Taxing Tuesday: May 15 matters

Most school districts draft their budgets this month. (I have yet to hear of a single district that is not cutting something: from clerical and food service positions to Advanced Placement programs, to closing schools, the list of cuts goes on and on. Here’s a central New York roundup. Here’s a link to cuts at the Southwestern district near Jamestown. Is there any district out there not cutting programs? Please let me know so I can highlight some good news for a change! )

To try to override the 2 percent tax levy cap is a vexing question. NYSUT locals are supporting this in an effort to keep program cuts to a minimum.  Two local unions that would like their districts to try the override — Port Jefferson Station TA on Long Island and the East Aurora FA from western New York — spoke with us about why. They shared a few of their strategies that might help if you too want to go that route.

“This tax cap is so bad in the short run, but just consider how it keeps getting worse every year,” PJSTA President Beth Dimino said. Her local has convinced the school board to submit a school budget with a 4.5 percent tax levy increase.

But even with that increase, there are cuts to educational programs. Class sizes will increase at every level. There will be no intramural sports and further reductions to middle school sports, and a number of elective courses will be cut.

“We worked with our superintendent to show the board how absolutely devastating a budget under the 2 percent tax levy cap would be,” Dimino said. “Are we happy with the cuts in this proposal? Absolutely not and we are hoping and fighting for some state aid increases that could help. But it is a far better budget for our students and our community than a 2 percent tax levy increase would be.”

The PJSTA’s strategy for your local is: Consider working with your superintendent to demonstrate the impact of the 2 percent cap through to the 2016-17 school year. The business personnel should be able to help project the total budget increase at, say, 4.5 percent and then assume the tax levy would only increase 2 percent; other revenues would only increase 2 percent to come up with the budget reductions that would be needed. Then you will see the decrease each and every year.

In western New York, the East Aurora union, led by Todd Hathaway, started an online petition to measure support for whether their district should try to override. You can link to see it here. NOTE: Do not sign the petition unless you live in the East Aurora community and support spending more on the schools than by the 2 percent tax levy. We are showing you the petition here as one strategy you might want to use to convince your board to try for the override.

“A 2 percent cap would increase class sizes by four-to-seven students a class. We could have more than 25 students in fourth-grade classes at Parkdale Elementary,” Hathaway said. “At the high school, 22 percent of all classes would be eliminated, cutting art, music, business, English, social studies, math, science, physical education.” School counselors would also be cut, which Hathaway noted would be a huge loss as they help “our most vulnerable students.”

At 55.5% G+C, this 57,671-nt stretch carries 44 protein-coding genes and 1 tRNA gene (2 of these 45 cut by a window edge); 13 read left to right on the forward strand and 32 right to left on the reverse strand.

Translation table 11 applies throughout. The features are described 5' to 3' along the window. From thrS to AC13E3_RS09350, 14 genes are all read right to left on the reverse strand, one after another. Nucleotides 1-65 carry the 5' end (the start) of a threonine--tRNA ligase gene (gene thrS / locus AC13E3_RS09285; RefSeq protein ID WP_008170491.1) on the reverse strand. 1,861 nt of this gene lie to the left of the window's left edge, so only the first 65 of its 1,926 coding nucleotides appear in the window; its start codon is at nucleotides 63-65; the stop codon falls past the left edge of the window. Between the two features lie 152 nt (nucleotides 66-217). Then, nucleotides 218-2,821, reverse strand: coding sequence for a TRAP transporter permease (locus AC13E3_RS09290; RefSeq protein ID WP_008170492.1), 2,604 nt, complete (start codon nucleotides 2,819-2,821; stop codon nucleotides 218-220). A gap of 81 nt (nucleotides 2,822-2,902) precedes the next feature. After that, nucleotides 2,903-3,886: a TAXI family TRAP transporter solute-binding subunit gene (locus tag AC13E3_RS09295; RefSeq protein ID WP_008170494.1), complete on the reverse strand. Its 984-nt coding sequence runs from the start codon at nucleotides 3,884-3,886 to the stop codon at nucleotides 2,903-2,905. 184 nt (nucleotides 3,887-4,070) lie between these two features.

There is no set percentage that the East Aurora local union seeks. “We’d like to see a moderate increase, to really send the message that the level of school funding will impact the quality of our schools, which impacts the quality of our community,” he said. Note that 68 percent of district voters last year said “yes” to a budget with a 3.4 percent increase.

Seeking an override is a big deal. Under the state law, that means 60 percent of voters must vote to approve the budget. How could this be fair? Well, here’s a link to an article that Middletown school officials are trying to get support for one lawsuit because it undermines the one-person-one-vote principle on which elections are traditionally based. But that’s a topic for another week. The law also carries a huge stick. If you do not get 60 percent of your voters to say yes the first time, boards have three choices. Under the legislation, if a budget is not approved, then it can be:

  • resubmitted as-is,
  • revised and resubmitted,
  • or the Board can choose not to resubmit and adopt a budget with a tax levy no greater than the year prior.

Here’s the between-a-rock-and-a-hard place where so many school board find themselves. If the board choses to resubmit a budget that goes above a 2 percent tax levy cap and 40 percent of voters vote no on that budget, they the board must adopt a budget with a tax levy no greater than the year prior.

That is why this is really a 0 percent tax levy cap.

For local leaders, NYSUT has posted a full section of information on school budget campaigns on the password-protected area of this website. Meanwhile, NYSUT’s rank-and-file should reach out to their local leaders to see how they can help pass the budget on May 15.

Anyone can help by signing an online petition to lawmakers about how competitive grants are no way to run schools or by going to the Member Action Center to send a fax about funding.

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One Comment

  1. Bryan Thomas March 7, 2012 at 10:14 am #

    And news from Ossining: last night, voters approved a $41.5 million bond for school repairs.

    It seems like a no-brainer to me. The schools are old and they are the community’s responsibility,” said Caroline Curvan, a town resident who voted in favor of the referendum.

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